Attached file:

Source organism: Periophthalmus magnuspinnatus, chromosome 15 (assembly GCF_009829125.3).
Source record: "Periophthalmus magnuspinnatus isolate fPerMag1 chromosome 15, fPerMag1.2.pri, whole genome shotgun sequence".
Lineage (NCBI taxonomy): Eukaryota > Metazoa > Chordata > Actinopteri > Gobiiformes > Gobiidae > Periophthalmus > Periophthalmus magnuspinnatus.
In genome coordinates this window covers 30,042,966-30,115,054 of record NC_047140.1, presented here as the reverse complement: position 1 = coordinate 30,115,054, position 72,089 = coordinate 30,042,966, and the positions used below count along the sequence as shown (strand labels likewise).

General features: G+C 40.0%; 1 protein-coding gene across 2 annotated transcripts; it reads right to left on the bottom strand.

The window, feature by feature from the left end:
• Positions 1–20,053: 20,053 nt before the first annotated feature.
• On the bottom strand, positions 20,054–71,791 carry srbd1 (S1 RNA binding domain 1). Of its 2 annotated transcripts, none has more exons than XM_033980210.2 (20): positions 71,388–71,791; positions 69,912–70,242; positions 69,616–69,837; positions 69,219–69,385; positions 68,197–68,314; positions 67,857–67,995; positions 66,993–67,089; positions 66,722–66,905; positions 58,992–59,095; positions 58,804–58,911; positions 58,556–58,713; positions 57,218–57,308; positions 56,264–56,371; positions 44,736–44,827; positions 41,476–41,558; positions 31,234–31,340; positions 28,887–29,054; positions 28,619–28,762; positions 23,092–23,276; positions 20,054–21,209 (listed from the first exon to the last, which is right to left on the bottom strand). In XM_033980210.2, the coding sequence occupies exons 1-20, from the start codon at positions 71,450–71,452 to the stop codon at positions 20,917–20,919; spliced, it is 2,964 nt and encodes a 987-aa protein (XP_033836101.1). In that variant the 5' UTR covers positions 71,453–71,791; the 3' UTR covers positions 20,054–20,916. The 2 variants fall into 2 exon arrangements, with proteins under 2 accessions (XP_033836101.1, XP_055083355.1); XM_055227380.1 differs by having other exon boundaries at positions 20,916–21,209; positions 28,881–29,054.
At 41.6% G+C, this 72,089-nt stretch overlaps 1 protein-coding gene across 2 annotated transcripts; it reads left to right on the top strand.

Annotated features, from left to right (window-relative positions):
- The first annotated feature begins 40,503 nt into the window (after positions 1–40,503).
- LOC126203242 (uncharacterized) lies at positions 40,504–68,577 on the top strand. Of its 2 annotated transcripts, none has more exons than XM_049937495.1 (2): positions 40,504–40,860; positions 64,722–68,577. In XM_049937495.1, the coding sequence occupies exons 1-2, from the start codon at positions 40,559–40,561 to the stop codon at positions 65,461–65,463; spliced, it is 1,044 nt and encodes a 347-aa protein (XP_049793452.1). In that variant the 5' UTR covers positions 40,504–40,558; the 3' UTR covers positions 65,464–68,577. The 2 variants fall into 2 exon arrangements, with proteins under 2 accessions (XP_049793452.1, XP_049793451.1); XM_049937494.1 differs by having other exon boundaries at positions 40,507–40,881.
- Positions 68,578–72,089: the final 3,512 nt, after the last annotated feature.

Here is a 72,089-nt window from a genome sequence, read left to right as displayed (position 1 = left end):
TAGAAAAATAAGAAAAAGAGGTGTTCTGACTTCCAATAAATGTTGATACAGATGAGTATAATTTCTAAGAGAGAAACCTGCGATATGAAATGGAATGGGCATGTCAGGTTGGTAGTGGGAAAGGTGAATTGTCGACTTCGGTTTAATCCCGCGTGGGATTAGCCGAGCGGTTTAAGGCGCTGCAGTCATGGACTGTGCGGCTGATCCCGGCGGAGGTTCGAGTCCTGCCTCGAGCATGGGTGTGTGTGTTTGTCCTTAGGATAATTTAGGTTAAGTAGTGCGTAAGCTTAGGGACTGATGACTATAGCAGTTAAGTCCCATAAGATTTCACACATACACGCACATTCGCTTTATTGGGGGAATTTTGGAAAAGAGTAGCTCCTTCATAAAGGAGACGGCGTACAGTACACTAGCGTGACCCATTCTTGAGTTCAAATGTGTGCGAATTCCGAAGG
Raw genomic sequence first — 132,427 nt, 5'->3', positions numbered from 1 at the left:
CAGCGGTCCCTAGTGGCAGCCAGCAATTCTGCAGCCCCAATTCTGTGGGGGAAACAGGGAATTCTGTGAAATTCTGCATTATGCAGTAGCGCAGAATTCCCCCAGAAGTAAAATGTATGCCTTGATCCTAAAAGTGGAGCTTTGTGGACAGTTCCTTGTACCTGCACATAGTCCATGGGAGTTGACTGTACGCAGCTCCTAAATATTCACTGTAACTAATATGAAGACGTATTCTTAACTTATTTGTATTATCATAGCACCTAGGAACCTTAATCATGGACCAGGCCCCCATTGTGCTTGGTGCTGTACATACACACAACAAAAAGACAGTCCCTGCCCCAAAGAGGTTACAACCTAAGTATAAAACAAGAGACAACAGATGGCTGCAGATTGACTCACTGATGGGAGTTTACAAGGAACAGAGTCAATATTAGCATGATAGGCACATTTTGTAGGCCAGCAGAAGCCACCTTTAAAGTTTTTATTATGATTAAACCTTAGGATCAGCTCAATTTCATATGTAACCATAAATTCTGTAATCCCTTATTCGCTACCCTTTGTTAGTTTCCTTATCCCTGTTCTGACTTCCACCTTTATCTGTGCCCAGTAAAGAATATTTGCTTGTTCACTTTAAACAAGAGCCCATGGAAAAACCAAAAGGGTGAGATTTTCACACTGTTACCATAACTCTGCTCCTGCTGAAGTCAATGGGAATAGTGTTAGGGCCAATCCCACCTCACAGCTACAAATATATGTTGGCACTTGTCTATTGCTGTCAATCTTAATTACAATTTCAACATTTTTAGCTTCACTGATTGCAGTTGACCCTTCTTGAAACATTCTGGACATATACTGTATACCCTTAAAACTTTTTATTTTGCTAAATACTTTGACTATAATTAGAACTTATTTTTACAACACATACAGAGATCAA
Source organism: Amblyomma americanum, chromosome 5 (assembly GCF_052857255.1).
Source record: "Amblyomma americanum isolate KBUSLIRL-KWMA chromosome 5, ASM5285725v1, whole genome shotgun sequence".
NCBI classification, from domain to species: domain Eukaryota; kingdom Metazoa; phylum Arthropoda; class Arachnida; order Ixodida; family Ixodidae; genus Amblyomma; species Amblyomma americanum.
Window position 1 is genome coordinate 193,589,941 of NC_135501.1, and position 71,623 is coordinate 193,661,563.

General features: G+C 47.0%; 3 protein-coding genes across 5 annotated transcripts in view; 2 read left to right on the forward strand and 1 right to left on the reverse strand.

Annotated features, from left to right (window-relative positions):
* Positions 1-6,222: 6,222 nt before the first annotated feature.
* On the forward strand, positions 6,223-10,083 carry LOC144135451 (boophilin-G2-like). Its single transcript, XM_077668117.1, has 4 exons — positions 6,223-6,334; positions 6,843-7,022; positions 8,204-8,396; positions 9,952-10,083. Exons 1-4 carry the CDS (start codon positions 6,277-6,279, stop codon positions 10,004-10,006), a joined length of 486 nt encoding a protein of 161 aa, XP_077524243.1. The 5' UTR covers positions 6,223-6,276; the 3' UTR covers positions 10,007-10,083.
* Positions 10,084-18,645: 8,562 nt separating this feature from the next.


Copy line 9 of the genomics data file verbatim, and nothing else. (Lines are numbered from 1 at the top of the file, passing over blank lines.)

At 41.6% G+C, this 72,089-nt stretch overlaps 1 protein-coding gene across 2 annotated transcripts; it reads left to right on the top strand.